By Erick Johnson, Gary Crusader
A court date has been set for a judge to decide whether to keep an order of protection in force that was obtained by Superintendent Cheryl Pruitt against School Board Trustee Carlos Tolliver. Tolliver is accused of stalking the Gary Community School Corporation (GCSC) superintendent.
Tolliver’s attorney, Darnail Lyles, said the hearing will be held at 11 a.m. on April 12 at the Lake Superior Court, 2293 N. Main Street in Crown Point. Judge John Pera will hear the case. Lyles will seek to have the order dismissed, which he says should have never been taken out.
Lyles said the date incensed his client who wanted a swift ending to the case, but instead got a date that’s two weeks later than the time scheduled for a judge to rule on Pruitt’s request.
Pruitt was granted an emergency order of protection against Tolliver on Feb. 22, saying she feared for her life after two incidents where she was allegedly threatened.
A judge was scheduled to hear the case on March 27, but Lyles sought to move up the date so his client could attend school board meetings while Pruitt was present. Tolliver—an outspoken board member who some call a watchdog who speaks out against wasteful spending—has been unable to attend school board meetings because of the stay-away order.
As serious financial woes plague the GCSC, Lyles said he tried to get an earlier court date so his client can resume attending the meetings and suggest ways the district should cut costs to stay afloat. After several proposed court dates, Lyles ended up with an April 12 hearing—a later date and a different court location.
“Essentially what this is, is a prolonged effort to keep my client away from school board meetings. He’s mad as hell because he can’t go to school board meetings and be the watchdog that he was elected to be,” Lyles said.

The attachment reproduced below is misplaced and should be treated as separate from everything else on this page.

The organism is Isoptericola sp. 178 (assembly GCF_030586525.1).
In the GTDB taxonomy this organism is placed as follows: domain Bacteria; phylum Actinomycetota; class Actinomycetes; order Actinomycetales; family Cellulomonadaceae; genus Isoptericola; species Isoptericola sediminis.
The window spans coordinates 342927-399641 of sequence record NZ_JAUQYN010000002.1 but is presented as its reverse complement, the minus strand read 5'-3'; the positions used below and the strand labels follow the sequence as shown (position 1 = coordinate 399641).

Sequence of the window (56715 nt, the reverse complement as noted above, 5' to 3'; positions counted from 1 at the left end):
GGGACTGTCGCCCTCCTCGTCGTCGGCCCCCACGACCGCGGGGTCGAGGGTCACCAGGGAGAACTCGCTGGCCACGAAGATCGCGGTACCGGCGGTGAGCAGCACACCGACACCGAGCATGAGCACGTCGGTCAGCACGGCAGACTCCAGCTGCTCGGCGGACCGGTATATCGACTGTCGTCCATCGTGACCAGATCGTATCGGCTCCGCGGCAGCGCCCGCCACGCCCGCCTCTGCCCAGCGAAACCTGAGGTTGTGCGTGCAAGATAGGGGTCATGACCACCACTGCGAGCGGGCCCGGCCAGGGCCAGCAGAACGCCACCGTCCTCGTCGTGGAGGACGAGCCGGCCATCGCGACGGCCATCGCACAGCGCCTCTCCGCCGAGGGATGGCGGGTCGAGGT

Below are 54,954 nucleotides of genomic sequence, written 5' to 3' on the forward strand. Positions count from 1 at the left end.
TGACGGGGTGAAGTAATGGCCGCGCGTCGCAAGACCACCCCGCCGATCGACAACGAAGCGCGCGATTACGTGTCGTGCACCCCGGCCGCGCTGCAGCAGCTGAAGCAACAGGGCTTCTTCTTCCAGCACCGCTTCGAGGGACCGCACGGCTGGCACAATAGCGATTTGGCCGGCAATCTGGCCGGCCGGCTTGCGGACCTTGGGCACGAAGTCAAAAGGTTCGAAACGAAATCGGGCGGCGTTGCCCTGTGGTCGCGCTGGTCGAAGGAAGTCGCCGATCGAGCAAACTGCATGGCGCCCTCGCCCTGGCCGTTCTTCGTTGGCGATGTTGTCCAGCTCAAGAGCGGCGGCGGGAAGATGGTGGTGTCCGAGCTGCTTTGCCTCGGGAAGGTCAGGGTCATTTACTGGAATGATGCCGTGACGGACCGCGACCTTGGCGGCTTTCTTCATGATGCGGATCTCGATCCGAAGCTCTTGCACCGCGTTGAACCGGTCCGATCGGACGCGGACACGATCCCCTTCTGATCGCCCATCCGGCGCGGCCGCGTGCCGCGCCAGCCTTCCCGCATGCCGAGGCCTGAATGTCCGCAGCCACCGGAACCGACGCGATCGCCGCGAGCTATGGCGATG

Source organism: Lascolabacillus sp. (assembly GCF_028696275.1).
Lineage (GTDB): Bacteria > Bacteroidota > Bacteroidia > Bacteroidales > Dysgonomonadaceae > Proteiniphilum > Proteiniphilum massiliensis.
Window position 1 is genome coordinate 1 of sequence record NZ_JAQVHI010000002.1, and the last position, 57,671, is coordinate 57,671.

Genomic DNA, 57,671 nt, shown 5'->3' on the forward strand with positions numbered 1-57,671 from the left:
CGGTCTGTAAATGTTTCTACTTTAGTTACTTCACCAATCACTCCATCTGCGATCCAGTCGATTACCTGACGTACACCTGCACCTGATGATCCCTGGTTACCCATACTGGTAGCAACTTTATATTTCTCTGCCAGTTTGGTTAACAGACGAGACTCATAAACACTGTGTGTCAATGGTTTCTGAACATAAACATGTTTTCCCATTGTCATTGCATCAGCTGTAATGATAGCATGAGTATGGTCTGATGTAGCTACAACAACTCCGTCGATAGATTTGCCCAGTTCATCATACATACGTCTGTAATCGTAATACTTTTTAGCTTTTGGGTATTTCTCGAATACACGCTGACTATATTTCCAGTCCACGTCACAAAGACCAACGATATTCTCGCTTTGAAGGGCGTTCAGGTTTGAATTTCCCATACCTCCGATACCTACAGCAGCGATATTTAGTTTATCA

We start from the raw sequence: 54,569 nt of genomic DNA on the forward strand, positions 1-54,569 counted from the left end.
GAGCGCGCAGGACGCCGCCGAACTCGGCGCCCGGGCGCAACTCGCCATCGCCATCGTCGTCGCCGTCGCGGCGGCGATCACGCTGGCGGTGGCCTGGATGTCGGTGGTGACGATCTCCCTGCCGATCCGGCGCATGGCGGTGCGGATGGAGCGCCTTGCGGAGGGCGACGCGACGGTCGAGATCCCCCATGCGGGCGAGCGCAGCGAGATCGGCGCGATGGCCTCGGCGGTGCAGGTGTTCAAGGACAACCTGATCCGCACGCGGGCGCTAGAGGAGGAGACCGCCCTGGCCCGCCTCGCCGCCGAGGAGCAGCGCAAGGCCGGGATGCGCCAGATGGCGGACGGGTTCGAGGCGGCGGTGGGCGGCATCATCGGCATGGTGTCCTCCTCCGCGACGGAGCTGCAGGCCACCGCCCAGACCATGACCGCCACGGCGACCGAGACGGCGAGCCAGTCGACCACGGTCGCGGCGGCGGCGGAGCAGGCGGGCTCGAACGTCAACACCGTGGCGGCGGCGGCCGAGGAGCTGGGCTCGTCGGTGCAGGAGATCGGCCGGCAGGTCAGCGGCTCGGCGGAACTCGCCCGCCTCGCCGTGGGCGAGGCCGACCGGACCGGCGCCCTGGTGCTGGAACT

In court documents, Pruitt said Tolliver made verbal attacks against her, but did not list any details. In another alleged incident at the Gary Area Career Center, Pruitt said Tolliver told her “All bets are off…I am going to get you.”
Lyles said the order of protection should be released because Pruitt’s claims aren’t covered under an Indiana statute. He went on to say that his client’s message was constitutionally-protected free speech that accurately describes GCSC’s troubles.
Gary schools face a serious crisis as dwindling enrollment and eroding property taxes threaten the future of nearly 6,000 students.
Despite closing schools, staff layoffs and slashed budgets, the GCSC is $101 million in debt. Indiana lawmakers are reviewing a bill that will allow the state to take financial control of the Gary school district.
Tolliver is one of two board members who have clashed with Pruitt on several recent proposals. One proposal involved local attorney, Clorius Lay, whom Pruitt wanted to hire as a part-time consultant for $50,000 a year despite the district financial problems. Many agreed with Tolliver that the proposed hire was a bad idea and that the funds could be put to better use.